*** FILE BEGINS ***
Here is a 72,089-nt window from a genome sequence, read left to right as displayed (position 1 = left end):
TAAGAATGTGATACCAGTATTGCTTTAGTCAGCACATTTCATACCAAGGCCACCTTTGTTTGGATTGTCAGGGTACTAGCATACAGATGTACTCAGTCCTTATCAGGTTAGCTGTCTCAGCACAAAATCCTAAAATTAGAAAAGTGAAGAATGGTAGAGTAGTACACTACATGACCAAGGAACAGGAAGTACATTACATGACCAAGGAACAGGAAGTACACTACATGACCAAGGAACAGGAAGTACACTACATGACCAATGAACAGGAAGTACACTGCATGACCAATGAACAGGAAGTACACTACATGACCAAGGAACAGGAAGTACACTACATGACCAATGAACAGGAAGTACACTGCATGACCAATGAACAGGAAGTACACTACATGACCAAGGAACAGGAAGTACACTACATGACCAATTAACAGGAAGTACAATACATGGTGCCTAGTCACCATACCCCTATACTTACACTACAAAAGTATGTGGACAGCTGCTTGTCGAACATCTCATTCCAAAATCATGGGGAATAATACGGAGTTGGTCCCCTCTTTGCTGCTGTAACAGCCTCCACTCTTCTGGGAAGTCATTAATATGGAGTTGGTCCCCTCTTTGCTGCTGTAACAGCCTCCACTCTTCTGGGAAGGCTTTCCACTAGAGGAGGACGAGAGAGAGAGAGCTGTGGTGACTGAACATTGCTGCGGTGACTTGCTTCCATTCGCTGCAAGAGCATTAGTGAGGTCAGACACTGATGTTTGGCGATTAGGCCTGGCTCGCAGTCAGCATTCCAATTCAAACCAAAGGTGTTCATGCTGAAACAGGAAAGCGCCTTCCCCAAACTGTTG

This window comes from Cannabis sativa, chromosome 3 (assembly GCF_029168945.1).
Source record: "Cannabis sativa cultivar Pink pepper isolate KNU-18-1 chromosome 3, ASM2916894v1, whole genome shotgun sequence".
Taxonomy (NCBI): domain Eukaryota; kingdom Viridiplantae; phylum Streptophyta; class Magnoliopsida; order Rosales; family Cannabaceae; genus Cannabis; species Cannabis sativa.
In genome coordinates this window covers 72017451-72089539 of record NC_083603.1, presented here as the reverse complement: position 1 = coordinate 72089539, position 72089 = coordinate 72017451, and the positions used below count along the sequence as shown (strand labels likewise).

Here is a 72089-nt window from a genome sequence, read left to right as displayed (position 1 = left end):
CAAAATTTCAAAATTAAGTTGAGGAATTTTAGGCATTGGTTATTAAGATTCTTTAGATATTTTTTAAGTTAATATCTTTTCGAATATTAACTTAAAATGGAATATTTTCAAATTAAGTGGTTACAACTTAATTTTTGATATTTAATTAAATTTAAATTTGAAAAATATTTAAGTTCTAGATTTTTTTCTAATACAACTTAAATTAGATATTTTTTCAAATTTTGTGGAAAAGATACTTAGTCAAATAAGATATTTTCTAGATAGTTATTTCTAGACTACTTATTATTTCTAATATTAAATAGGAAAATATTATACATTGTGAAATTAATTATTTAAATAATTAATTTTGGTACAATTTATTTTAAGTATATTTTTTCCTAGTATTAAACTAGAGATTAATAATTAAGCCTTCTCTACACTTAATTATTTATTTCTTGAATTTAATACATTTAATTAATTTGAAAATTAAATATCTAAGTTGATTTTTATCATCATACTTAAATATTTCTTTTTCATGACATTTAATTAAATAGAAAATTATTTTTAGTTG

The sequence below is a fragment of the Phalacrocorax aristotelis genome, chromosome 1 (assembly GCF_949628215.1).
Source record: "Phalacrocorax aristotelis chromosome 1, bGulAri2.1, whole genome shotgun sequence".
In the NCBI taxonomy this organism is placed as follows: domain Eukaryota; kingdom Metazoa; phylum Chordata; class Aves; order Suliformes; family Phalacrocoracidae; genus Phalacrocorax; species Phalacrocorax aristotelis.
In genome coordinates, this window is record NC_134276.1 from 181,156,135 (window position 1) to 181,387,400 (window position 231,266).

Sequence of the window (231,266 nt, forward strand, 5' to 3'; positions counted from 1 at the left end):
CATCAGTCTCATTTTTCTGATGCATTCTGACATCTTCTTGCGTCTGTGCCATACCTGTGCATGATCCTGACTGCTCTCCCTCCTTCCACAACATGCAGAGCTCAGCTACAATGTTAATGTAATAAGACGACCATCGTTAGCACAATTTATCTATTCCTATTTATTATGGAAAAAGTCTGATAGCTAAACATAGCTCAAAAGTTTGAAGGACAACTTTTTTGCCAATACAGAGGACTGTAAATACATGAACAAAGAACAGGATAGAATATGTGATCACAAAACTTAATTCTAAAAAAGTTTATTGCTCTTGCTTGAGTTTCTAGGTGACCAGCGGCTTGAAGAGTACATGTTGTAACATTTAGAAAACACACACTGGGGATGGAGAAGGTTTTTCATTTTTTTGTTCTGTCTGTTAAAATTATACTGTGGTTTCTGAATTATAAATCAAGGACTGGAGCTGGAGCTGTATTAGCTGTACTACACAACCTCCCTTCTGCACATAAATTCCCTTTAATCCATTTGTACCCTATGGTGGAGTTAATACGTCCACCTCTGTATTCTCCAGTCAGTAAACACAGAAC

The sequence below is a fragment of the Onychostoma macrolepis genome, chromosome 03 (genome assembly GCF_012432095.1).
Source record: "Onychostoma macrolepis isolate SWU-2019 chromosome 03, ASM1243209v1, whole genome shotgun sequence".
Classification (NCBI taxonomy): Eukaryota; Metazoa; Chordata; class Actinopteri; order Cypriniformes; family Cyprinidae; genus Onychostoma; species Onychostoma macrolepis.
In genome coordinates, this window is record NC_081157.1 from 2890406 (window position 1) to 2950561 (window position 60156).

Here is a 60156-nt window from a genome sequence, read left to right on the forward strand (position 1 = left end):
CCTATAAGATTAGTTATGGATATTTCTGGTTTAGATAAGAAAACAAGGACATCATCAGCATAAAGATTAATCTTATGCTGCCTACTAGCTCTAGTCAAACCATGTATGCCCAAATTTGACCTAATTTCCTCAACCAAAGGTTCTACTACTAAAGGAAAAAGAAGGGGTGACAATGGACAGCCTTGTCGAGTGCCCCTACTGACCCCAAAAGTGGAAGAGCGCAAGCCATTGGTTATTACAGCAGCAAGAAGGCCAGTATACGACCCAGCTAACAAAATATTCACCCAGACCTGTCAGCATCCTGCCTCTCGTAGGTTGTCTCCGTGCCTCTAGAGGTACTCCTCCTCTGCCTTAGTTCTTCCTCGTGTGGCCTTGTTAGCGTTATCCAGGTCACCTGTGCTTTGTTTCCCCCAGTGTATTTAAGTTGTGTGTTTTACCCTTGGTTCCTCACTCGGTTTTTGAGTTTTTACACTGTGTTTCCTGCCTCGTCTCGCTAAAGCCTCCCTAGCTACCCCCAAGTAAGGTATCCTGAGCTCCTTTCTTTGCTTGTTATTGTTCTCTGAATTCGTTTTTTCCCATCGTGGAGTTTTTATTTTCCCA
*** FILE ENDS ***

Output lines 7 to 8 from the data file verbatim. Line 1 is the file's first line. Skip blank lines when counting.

Here is a 72089-nt window from a genome sequence, read left to right as displayed (position 1 = left end):
CAAAATTTCAAAATTAAGTTGAGGAATTTTAGGCATTGGTTATTAAGATTCTTTAGATATTTTTTAAGTTAATATCTTTTCGAATATTAACTTAAAATGGAATATTTTCAAATTAAGTGGTTACAACTTAATTTTTGATATTTAATTAAATTTAAATTTGAAAAATATTTAAGTTCTAGATTTTTTTCTAATACAACTTAAATTAGATATTTTTTCAAATTTTGTGGAAAAGATACTTAGTCAAATAAGATATTTTCTAGATAGTTATTTCTAGACTACTTATTATTTCTAATATTAAATAGGAAAATATTATACATTGTGAAATTAATTATTTAAATAATTAATTTTGGTACAATTTATTTTAAGTATATTTTTTCCTAGTATTAAACTAGAGATTAATAATTAAGCCTTCTCTACACTTAATTATTTATTTCTTGAATTTAATACATTTAATTAATTTGAAAATTAAATATCTAAGTTGATTTTTATCATCATACTTAAATATTTCTTTTTCATGACATTTAATTAAATAGAAAATTATTTTTAGTTG